Dear Ms Aniston,
…or may I call you Jennifer?
I’m sorry I’ve not been in touch since we did a cover shoot together in, ooh, when was it, 1999? I still have the signed Polaroid you gave me and, at a time when mud is being slung at the likes of SJP, I can only confirm you were as sweet off screen as on. I’ve just read the rather upsetting press release issued by your publicist, Stephen Huvane.
So, at least you two are still together – Huvane terrified the bejesus out of me during our cover story negotiations – but I’m saddened to hear you’ve separated from your husband, Justin Theroux, after just two years but, then again, I suppose Hollywood actress years are like dog years, so in fact you lasted a very respectable 14.
Liz Jones writes an open letter to Jennifer Aniston after the actress split from her husband Justin Theroux (couple pictured above)
You’ve been on my mind a lot over the past few months. Now that Friends is available on Netflix, I’ve been self-medicating the side effects of my own relationship ups and downs by re-watching every episode.
It has reminded me just how funny and beautiful you were. Still are.
When Friends ended back in 2004 it was just like a divorce, as if I’d been ditched by the most handsome, sexy, helpful-in-the-kitchen millionaire who ever lived.
You made us happy, so we wanted you to be happy, too. It probably seems at the moment that is never going to happen.
There was the ignominy of being usurped in Brad Pitt’s affections by a woman who can crush walnuts with her eyelashes.
And I’m afraid I also have to disabuse you of one thing. You say of the separation from Theroux, ‘we look forward to continuing our cherished friendship’. Ain’t never gonna happen. He won’t be there for you (singing).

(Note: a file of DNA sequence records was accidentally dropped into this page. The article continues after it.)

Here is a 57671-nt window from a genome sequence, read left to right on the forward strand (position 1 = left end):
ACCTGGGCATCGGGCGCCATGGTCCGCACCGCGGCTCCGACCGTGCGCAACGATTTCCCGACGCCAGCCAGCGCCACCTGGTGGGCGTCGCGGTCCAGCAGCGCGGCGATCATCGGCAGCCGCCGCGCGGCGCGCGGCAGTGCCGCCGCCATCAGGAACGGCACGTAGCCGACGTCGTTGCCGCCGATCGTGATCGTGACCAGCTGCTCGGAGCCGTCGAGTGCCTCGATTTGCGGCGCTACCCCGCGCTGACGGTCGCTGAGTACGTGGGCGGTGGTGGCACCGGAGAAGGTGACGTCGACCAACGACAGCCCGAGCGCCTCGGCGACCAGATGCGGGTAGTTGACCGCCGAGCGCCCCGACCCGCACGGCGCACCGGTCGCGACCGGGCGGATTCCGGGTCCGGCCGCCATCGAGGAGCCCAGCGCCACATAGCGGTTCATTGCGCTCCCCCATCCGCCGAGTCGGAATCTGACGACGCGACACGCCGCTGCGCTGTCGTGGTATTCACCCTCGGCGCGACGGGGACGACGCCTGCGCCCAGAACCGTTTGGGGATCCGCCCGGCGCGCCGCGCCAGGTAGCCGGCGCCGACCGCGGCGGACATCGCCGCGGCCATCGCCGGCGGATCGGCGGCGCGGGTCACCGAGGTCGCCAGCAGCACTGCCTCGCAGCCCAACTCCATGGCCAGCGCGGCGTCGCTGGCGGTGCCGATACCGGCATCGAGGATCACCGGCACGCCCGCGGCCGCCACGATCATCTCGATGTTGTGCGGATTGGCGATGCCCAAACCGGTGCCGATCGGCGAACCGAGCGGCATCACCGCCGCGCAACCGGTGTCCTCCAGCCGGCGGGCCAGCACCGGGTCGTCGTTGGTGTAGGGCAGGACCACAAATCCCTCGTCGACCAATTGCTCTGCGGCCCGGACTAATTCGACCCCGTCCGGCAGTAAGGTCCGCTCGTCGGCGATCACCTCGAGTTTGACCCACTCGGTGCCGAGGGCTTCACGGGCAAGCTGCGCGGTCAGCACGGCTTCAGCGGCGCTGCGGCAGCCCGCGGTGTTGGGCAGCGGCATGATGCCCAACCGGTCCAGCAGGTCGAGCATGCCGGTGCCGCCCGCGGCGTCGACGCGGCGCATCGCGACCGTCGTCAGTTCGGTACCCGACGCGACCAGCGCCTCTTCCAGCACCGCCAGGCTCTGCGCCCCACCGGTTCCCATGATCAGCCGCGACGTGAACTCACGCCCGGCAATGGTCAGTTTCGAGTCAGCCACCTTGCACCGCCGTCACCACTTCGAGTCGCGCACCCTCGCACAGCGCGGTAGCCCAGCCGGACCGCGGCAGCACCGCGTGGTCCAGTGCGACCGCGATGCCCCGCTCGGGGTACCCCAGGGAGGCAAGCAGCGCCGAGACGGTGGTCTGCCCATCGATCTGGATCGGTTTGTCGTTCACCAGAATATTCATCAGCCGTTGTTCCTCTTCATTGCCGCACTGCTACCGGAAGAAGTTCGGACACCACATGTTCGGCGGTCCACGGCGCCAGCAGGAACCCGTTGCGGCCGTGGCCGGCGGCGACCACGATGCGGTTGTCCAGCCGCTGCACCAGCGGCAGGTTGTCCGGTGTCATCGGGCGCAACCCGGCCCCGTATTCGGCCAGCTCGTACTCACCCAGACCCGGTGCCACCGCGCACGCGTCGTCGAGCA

I parted on good terms with my husband: we’d meet for dinner occasionally, and he once came to stay with me in the country. I even donated £5 towards his goal of self-publishing his second novel.
But once you’re not married, there’s no glue, no reason to put up with the faults that got on your nerves in the first place. In my experience, men don’t make very good friends: they are either boring (straight) or bitchy (gay).
An ex who I really loved promised he would always be my friend.
The only time I heard from him in the next 20 years was when he’d got wind I’d become an editor, and phoned my PA to ask if I’d blag him a free flight to Jamaica. I remember telling her: ‘Yeah, tell him as long as it’s one way!’
So, forget Justin. Forge your own path. You don’t really need a husband: you can afford to employ people to go up ladders, change bulbs and unstick a sticky drawer.
Liz Jones also warned the actress that her and ex-husband Justin wouldn’t remain friends, despite the statement they released
We can’t help but wonder what happened between you, but a factor in my divorce was that men resent us if we’re more fabulous and famous than they are, especially if you’ve made them sign a pre-nup: my husband snuck off to have sex with a work-experience girl with a very low forehead. Maybe Justin grew tired of the endless hounding by the paparazzi, the constant sniping in the gossip columns, or perhaps of the amount of time you spend ironing your hair before being ready to go out.
My one regret about divorcing, like you, in my 40s was that I missed out on having a baby (roughly translated as, ‘You stole my last child-bearing years, you heartless bastard!’)
Kids wouldn’t have made a dodgy marriage last – I’d always assumed I was so bad at staying in relationships because I never got pregnant, but my most recent ex assured me that, on the contrary, once kids arrive men become even more resentful and secretive.
But hurrah! You’re single again! No more coins and receipts just left on the bedside table, no more F1 on the telly, no more hankies in the wash (‘Just use a tissue like a normal person! Do I LOOK like a 1950s housewife!’).
There has been much talk about you getting back with Brad, but I doubt you’ve ever forgiven him, and can you really be bothered to learn all those children’s names? You’re 49! Life’s too short!
With love and singleton solidarity,